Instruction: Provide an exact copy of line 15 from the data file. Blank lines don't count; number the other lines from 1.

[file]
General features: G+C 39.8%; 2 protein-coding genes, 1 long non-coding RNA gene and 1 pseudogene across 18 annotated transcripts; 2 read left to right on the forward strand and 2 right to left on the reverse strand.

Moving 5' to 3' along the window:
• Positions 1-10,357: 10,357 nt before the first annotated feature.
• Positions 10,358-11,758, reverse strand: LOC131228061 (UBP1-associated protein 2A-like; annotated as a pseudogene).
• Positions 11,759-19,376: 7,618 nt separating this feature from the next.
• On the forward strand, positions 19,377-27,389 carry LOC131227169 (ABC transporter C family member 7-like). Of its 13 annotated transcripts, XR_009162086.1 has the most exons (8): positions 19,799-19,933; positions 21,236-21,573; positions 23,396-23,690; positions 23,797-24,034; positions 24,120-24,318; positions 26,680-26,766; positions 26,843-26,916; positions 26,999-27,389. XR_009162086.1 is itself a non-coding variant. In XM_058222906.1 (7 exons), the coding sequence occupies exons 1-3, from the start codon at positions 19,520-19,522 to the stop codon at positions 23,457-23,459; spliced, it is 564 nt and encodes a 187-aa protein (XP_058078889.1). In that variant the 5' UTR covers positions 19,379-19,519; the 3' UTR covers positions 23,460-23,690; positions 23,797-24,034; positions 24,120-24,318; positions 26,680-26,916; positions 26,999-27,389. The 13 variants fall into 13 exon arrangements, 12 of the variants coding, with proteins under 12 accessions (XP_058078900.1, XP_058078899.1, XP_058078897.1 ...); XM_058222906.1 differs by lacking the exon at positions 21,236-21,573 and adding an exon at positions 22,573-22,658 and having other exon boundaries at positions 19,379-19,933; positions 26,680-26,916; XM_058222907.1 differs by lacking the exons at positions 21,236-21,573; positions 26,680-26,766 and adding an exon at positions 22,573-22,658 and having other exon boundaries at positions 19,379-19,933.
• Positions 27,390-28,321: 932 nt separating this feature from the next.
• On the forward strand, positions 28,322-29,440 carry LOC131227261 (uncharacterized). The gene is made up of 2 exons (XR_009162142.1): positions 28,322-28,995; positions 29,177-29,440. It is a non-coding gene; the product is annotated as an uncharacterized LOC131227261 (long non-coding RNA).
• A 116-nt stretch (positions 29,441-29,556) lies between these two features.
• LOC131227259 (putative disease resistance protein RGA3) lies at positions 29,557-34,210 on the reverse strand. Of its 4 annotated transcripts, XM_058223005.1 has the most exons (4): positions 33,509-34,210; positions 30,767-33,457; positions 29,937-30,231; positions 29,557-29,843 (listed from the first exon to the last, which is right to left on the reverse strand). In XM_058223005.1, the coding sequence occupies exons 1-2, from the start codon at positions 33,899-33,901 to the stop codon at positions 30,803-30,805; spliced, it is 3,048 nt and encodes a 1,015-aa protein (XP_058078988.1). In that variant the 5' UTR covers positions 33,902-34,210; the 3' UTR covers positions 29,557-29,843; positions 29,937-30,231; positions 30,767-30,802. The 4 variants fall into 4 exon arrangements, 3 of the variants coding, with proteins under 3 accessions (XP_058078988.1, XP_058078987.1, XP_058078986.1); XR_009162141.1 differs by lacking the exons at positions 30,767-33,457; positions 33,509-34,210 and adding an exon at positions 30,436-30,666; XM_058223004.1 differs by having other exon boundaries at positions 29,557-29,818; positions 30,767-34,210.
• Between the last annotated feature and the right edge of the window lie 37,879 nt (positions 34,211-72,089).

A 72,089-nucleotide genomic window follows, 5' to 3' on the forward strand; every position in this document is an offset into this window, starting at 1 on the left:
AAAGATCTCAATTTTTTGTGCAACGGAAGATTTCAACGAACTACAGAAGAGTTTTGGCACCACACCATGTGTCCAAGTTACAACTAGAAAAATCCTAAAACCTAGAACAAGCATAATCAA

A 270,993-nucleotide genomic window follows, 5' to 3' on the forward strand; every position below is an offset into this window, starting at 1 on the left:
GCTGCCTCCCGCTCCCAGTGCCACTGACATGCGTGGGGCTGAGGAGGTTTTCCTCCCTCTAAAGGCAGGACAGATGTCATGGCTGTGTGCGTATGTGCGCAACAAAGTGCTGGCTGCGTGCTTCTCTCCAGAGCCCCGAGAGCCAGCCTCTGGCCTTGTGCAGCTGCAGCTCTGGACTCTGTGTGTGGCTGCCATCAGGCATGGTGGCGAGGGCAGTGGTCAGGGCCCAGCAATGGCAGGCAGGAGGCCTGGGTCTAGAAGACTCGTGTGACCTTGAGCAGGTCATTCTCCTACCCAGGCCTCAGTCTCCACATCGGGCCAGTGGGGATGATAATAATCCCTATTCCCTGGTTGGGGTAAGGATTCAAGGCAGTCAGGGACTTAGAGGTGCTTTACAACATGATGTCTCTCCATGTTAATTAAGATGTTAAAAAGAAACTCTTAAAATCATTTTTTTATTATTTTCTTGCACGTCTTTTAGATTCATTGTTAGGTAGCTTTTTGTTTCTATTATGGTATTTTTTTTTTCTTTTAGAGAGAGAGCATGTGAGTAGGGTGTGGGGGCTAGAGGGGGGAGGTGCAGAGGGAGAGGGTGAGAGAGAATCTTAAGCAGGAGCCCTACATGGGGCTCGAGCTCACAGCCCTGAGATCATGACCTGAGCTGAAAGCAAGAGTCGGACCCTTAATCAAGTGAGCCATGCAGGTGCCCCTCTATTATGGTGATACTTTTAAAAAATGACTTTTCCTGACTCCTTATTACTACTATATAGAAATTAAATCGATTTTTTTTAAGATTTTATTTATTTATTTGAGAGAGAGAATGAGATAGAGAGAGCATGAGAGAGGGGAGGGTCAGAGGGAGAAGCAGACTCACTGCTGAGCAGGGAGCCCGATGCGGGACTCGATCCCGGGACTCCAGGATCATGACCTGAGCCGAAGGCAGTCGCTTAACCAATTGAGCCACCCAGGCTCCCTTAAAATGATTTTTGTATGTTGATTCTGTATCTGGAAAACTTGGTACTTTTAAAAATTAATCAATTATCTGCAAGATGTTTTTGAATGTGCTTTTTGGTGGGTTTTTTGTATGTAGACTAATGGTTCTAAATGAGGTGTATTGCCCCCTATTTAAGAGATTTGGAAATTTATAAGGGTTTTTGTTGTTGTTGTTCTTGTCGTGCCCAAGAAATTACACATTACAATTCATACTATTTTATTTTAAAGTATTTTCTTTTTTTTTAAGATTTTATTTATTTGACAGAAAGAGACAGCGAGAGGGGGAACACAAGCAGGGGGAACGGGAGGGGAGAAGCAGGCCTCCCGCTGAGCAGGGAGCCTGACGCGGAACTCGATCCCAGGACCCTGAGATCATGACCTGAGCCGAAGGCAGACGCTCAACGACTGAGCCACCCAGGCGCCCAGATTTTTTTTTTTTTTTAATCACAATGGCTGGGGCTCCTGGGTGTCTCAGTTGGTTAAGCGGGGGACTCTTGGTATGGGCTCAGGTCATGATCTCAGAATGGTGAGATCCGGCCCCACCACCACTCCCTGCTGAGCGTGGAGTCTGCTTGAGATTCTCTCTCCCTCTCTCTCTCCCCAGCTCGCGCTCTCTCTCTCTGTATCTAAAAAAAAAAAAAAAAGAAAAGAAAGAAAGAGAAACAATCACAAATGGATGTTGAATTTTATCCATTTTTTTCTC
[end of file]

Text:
GCTGCCTCCCGCTCCCAGTGCCACTGACATGCGTGGGGCTGAGGAGGTTTTCCTCCCTCTAAAGGCAGGACAGATGTCATGGCTGTGTGCGTATGTGCGCAACAAAGTGCTGGCTGCGTGCTTCTCTCCAGAGCCCCGAGAGCCAGCCTCTGGCCTTGTGCAGCTGCAGCTCTGGACTCTGTGTGTGGCTGCCATCAGGCATGGTGGCGAGGGCAGTGGTCAGGGCCCAGCAATGGCAGGCAGGAGGCCTGGGTCTAGAAGACTCGTGTGACCTTGAGCAGGTCATTCTCCTACCCAGGCCTCAGTCTCCACATCGGGCCAGTGGGGATGATAATAATCCCTATTCCCTGGTTGGGGTAAGGATTCAAGGCAGTCAGGGACTTAGAGGTGCTTTACAACATGATGTCTCTCCATGTTAATTAAGATGTTAAAAAGAAACTCTTAAAATCATTTTTTTATTATTTTCTTGCACGTCTTTTAGATTCATTGTTAGGTAGCTTTTTGTTTCTATTATGGTATTTTTTTTTTCTTTTAGAGAGAGAGCATGTGAGTAGGGTGTGGGGGCTAGAGGGGGGAGGTGCAGAGGGAGAGGGTGAGAGAGAATCTTAAGCAGGAGCCCTACATGGGGCTCGAGCTCACAGCCCTGAGATCATGACCTGAGCTGAAAGCAAGAGTCGGACCCTTAATCAAGTGAGCCATGCAGGTGCCCCTCTATTATGGTGATACTTTTAAAAAATGACTTTTCCTGACTCCTTATTACTACTATATAGAAATTAAATCGATTTTTTTTAAGATTTTATTTATTTATTTGAGAGAGAGAATGAGATAGAGAGAGCATGAGAGAGGGGAGGGTCAGAGGGAGAAGCAGACTCACTGCTGAGCAGGGAGCCCGATGCGGGACTCGATCCCGGGACTCCAGGATCATGACCTGAGCCGAAGGCAGTCGCTTAACCAATTGAGCCACCCAGGCTCCCTTAAAATGATTTTTGTATGTTGATTCTGTATCTGGAAAACTTGGTACTTTTAAAAATTAATCAATTATCTGCAAGATGTTTTTGAATGTGCTTTTTGGTGGGTTTTTTGTATGTAGACTAATGGTTCTAAATGAGGTGTATTGCCCCCTATTTAAGAGATTTGGAAATTTATAAGGGTTTTTGTTGTTGTTGTTCTTGTCGTGCCCAAGAAATTACACATTACAATTCATACTATTTTATTTTAAAGTATTTTCTTTTTTTTTAAGATTTTATTTATTTGACAGAAAGAGACAGCGAGAGGGGGAACACAAGCAGGGGGAACGGGAGGGGAGAAGCAGGCCTCCCGCTGAGCAGGGAGCCTGACGCGGAACTCGATCCCAGGACCCTGAGATCATGACCTGAGCCGAAGGCAGACGCTCAACGACTGAGCCACCCAGGCGCCCAGATTTTTTTTTTTTTTTAATCACAATGGCTGGGGCTCCTGGGTGTCTCAGTTGGTTAAGCGGGGGACTCTTGGTATGGGCTCAGGTCATGATCTCAGAATGGTGAGATCCGGCCCCACCACCACTCCCTGCTGAGCGTGGAGTCTGCTTGAGATTCTCTCTCCCTCTCTCTCTCCCCAGCTCGCGCTCTCTCTCTCTGTATCTAAAAAAAAAAAAAAAAGAAAAGAAAGAAAGAGAAACAATCACAAATGGATGTTGAATTTTATCCATTTTTTTCTC